The Fascial Manipulation Method is a cycle of articles dedicated to the understanding of themost common dysfunctions we meet during our clinical practice, specifically theirmanifestation and treatment with Fascial Manipulation. FM specialists report clinical cases,accurately describing their symptomatology, the chosen work plan and the resultsobtained, thanks to the treatment. For privacy reasons, the names of the patients have been changed.

Clinician: Paolo Chesani

B.A. is 61 years old. Job: innkeeper. She does only minimal physical activity.

For 25 days she has suffered from pain (8/10 VAS) in the left lumbar area, referring to the antero-medial area of the left thigh to the middle third, inclusive. The acute pain appeared after walking in flat shoes and also changing a keg of beer.
The patient relates a past history of low back pain (4/10 VAS) for the last 45 years, a symptomatology that originally appeared without any apparent cause. During the anamnesis it comes out that, in her youth, she suffered from recurrent cystitis for about 10 years, which then waned; age concomitant with the appearance of lumbar symptoms. In addition to the lumbo-cruralgic symptom, the patient tells of minor pains, described as discomfort, which also appear on the left knee with the frequency of once per week.
During the interview, the patient does not confirm problems related to the extremities but says that for a long time she suffered from night cramps that appear in the posterior region of the leg, bilaterally and with prevalence on the left leg. Another symptom that she described as urinary frequency, which always appears at night, forcing her to get up with a frequency of 3 times per night. I therefore assume that there is a viscero-somatic (urinary) component.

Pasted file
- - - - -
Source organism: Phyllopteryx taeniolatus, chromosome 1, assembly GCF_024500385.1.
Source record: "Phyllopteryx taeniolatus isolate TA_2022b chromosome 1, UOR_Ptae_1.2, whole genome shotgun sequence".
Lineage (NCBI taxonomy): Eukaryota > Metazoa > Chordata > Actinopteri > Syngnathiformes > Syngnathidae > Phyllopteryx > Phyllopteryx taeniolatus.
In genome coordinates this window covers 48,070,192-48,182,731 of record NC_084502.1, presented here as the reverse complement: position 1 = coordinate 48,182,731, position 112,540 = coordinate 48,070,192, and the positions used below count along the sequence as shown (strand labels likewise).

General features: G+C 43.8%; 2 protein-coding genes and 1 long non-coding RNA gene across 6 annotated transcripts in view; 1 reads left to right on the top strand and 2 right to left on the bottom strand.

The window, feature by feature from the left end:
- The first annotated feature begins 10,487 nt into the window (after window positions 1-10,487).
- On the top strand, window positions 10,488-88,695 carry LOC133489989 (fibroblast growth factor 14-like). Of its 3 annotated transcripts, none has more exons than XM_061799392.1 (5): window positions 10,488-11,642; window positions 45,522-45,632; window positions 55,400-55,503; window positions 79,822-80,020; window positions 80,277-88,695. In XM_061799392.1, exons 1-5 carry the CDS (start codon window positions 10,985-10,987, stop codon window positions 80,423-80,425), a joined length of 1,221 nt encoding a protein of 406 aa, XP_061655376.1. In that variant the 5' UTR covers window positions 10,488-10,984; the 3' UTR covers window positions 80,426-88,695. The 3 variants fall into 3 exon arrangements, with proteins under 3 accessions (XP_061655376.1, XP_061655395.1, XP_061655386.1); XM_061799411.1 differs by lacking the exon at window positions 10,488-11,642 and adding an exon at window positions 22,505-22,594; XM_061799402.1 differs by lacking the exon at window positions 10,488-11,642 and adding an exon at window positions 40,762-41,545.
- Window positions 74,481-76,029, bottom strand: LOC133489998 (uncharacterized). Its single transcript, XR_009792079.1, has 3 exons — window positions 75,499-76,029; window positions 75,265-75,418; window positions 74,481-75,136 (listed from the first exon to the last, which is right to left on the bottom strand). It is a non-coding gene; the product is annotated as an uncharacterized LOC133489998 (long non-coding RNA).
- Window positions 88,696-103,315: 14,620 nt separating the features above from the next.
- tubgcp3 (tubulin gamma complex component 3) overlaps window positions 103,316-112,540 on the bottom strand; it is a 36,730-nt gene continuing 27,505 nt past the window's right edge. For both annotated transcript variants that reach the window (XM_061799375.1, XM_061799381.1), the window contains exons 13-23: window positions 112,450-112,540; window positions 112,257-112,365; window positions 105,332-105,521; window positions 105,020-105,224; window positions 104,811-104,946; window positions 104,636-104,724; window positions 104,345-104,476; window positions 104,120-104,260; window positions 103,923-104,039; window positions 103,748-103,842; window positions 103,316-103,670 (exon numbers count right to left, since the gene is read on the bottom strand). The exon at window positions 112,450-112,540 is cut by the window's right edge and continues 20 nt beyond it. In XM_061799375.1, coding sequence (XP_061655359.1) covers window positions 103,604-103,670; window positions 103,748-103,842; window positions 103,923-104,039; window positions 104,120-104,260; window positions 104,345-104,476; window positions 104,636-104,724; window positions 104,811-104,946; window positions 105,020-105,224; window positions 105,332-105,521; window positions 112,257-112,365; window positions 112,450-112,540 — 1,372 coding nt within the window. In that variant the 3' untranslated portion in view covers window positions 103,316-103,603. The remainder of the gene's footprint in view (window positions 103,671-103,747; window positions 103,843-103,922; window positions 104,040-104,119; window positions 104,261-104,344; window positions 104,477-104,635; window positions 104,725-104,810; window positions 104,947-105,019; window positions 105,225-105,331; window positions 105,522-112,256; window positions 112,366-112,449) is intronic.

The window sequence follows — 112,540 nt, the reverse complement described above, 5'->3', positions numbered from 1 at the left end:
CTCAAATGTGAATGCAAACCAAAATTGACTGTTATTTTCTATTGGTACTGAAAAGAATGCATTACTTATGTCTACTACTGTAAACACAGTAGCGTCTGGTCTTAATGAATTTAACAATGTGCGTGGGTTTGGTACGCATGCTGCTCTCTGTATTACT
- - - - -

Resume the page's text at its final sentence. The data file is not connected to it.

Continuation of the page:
We continue with questions relating to any surgery and B.A. says she underwent surgery on her left knee for a “cleaning of the lateral meniscus”. She does not clarify why this pain had occurred.
I ask the patient to perform movements useful for evaluating the lumbar and knee segments. The more painful movements for the lumbar segment are those of antemotion of the trunk and of extrarotation of the right, emulating that of the left, extrarotation. Pain always appears on the same left lumbar line. The movement verification of the left knee reveals that the posteromotion is painful and rigid.
On palpation verification of the trunk, a compromise of the anterior lateral catenary is revealed mainly on the left with elements of the left oblique. Palpation of the hinges (coxa segment) does not reveal decisive densification. The palpation ends with the palpation of the anchors, the left tali is densified in the ante-latero point.
At the end of the palpation verification we can therefore confirm the Latero-Lateral plan as our work plan.
We perform fascial manipulation of the left ante-latero pelvi, the left ante-latero thora and the left ante-latero tali.
After manipulating the anterior points, we treat the right latero-lateral pelvis and the left thigh at the height of the distal third, laterally.
On re-evaluation of the antemotion motor verification of the trunk, the patient describes the symptomatology asno longer as painful but as a “tension”. The rotation of the trunk remains painful but with an increase in ROM before the appearance of symptoms.
The pain, which showed itself in the antero-medial third of the thigh, is greatly decreased (3/10 VAS).
We set an appointment for the following week. In addition, I ask her to pay attention and understand how and if the nocturnal urinary frequency is changed and to note if the cramps that affect her during the night change.

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